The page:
The scores provided are used to categorize participants into groups called Detractors, Passives, and Promoters. Respondents who score between 1-6 are Detractors, these are customers who are unhappy with their experience and are unlikely to recommend the brand. Passives (scores 7 and 8) are customers who are indifferent towards the brand and may not feel strongly enough to recommend it. Lastly, Promoters (scores 9 and 10) are happy, loyal customers that are likely to recommend your brand.
Your brand’s NPS score is calculated by subtracting the percentage of Detractors from the percentage of Promoters.
Calculating the NPS is simple, but what is crucial for your business to know is why customers gave their individual scores. Understanding the drivers behind the score is the first step in the goal of converting your Detractors and Passives into Promoters. In this case, your clothing brand needs to understand how customers’ perception of your brand impacts your NPS.
To reveal the connection using QuantQual™, you simply select two questions: one quant question that uses a scale (in this case NPS) and one open-ended question. We’ll use the brand perception question, “What words or phrases come to mind when you think of brand x?”
The QuantQual™ visualization will then instantly show you the relationship between the NPS (x-axis) and common brand perceptions revealed from the open-ended question (y-axis).
The visualization allows us to see crowd-sourced brand perceptions and how they influence your NPS. The colored boxes show the average likelihood to recommend for respondents who agreed, disagreed, or were neutral on the perception
For example, the average likelihood to recommend increases by a significant 2.1 if a respondent agrees that the brand is “sustainable”.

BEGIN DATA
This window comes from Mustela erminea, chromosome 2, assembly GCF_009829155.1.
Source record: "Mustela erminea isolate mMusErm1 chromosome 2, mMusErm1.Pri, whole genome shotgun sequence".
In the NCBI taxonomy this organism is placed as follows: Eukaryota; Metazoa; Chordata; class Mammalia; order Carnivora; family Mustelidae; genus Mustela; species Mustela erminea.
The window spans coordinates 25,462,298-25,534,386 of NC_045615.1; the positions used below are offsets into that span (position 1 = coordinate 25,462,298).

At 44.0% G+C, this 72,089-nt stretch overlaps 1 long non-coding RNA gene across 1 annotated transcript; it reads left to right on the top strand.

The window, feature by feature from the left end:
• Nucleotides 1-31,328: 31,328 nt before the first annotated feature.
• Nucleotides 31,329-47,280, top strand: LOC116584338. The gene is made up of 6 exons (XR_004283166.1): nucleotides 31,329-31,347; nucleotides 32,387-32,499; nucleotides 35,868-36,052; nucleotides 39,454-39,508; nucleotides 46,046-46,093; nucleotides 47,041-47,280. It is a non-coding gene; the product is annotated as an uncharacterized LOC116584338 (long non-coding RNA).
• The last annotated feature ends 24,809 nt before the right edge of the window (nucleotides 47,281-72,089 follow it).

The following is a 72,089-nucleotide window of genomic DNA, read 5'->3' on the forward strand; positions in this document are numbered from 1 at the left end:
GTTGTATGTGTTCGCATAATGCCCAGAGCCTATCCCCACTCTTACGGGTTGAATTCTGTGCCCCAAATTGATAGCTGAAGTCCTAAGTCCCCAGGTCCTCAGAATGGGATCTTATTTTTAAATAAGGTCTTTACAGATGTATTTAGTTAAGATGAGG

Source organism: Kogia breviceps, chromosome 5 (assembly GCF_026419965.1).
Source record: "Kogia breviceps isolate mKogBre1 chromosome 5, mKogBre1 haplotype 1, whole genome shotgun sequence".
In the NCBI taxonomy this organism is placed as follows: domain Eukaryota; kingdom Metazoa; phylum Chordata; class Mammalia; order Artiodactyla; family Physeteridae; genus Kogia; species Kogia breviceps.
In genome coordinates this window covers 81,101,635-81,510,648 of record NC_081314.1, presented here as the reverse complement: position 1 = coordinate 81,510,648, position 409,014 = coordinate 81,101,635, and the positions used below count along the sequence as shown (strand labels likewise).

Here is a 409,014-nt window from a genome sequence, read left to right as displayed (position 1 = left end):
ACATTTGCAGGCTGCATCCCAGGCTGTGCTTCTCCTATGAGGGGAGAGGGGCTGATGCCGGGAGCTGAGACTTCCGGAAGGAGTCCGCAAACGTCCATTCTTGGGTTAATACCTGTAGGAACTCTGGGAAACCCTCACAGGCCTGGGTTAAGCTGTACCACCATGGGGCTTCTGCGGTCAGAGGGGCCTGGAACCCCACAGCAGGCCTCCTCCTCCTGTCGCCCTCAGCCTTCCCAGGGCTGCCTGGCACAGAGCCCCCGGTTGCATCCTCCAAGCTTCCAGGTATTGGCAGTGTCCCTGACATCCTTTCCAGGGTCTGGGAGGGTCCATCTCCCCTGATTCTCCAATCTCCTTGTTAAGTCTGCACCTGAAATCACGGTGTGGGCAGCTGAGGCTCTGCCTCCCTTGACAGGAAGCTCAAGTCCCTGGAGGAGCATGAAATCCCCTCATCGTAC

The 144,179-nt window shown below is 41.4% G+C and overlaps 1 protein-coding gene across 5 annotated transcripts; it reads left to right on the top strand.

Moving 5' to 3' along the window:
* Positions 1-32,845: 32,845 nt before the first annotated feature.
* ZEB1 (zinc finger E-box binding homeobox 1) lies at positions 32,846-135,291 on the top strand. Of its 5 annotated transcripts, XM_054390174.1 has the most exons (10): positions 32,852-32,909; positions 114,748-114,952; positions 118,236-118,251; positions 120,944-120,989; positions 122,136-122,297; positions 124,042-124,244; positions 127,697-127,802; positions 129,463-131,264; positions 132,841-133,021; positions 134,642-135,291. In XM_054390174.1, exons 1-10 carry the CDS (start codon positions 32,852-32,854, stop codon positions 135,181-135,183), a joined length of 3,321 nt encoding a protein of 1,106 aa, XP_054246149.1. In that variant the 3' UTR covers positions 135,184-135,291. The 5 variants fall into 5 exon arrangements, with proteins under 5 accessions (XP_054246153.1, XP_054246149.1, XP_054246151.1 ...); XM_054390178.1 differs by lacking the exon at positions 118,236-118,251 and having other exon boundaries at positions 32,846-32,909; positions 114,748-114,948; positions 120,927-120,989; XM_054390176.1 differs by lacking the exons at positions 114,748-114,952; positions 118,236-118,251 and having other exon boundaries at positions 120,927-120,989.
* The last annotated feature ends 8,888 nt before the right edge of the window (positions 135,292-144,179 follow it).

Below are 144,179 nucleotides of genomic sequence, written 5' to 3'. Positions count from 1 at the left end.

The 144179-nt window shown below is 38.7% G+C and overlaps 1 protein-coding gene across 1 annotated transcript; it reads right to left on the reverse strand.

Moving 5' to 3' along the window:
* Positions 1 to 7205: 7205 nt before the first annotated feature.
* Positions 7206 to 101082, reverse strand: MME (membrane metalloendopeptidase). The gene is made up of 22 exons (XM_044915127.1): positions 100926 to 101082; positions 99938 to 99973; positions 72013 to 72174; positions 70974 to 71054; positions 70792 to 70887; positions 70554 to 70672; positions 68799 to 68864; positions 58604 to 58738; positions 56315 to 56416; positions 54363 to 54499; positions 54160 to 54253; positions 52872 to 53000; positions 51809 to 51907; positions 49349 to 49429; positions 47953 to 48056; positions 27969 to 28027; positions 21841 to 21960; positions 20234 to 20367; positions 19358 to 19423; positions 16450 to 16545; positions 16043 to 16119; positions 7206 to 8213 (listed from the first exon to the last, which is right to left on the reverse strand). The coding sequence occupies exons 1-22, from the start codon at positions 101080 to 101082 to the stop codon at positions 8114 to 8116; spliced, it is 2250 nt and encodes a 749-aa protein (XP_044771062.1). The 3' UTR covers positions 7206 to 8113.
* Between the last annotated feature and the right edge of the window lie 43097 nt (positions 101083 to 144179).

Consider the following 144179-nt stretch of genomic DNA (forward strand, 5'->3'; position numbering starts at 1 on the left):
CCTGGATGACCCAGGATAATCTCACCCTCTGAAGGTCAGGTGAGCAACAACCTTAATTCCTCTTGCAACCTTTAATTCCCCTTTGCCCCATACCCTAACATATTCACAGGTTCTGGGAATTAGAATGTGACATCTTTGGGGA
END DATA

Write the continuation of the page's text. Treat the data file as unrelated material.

Before we dive deeper into these insights, you may be wondering: Where did themes like “sustainable” come from?
The answer to that question is what makes GroupSolver’s combination of quant and qual so unique. It all starts with GroupSolver’s innovation of open-ended questions, called AI-Open End™.
The AI-Open End™ approach
As we mentioned earlier, the easiest way to collect qualitative data in surveys is by using open-ended questions. However, traditional fill-in-the-box questions have major limitations that can make researchers think twice about using this approach.
There are two main technical challenges with traditional open-ended questions: Many respondents will simply not answer the question, and others will leave only gibberish, zero-value responses. The result is massive amounts of missing or low-quality data. Furthermore, even quality responses are hard to validate and generalize into larger insights, which results in assumptions or unactionable data.
Let’s break down how the AI-Open End™ approach addresses these limitations through three phases: Ideation, Evaluation, and Synthesis.
Note: Elements of these phases occur simultaneously as the technology works in real-time with the survey.
In the first phase, called Ideation, respondents are asked to answer an open-ended question in their own words. This allows us to collect unbiased, top-of-mind responses. GroupSolver’s algorithm then filters out the noise, such as gibberish and low-value answers, and groups together answers that convey similar ideas. The result is a clean pool of relevant ideas (a feature called IdeaPool Manager™).
In the Evaluation phase, participants are now asked to evaluate answers provided by previous respondents. The algorithm presents a preselected number of the cleaned-up answers from the IdeaPool™, one at a time, and asks respondents the question: “Others provided the following answers. Do you agree or disagree?” with the options disagree, neutral, agree or unclear as shown in the respondent view below.
This evaluation process accomplishes two critical things to provide researchers better data:
- First, we collect data from all respondents. Even if participants don’t provide a free-text answer in the Ideation phase, their opinions are collected when they evaluate ideas provided by others in the Evaluation phase.
- Second, because the relevant answers from the Evaluation phase get validated by all respondents, researchers can build confidence in the natural language answers received in the study.
In the background of the Ideation and Evaluation phases is a dynamic and self-calibrating natural language processing (NLP) algorithm that automatically organizes common and related answers into themes (a feature called AutoThemes™).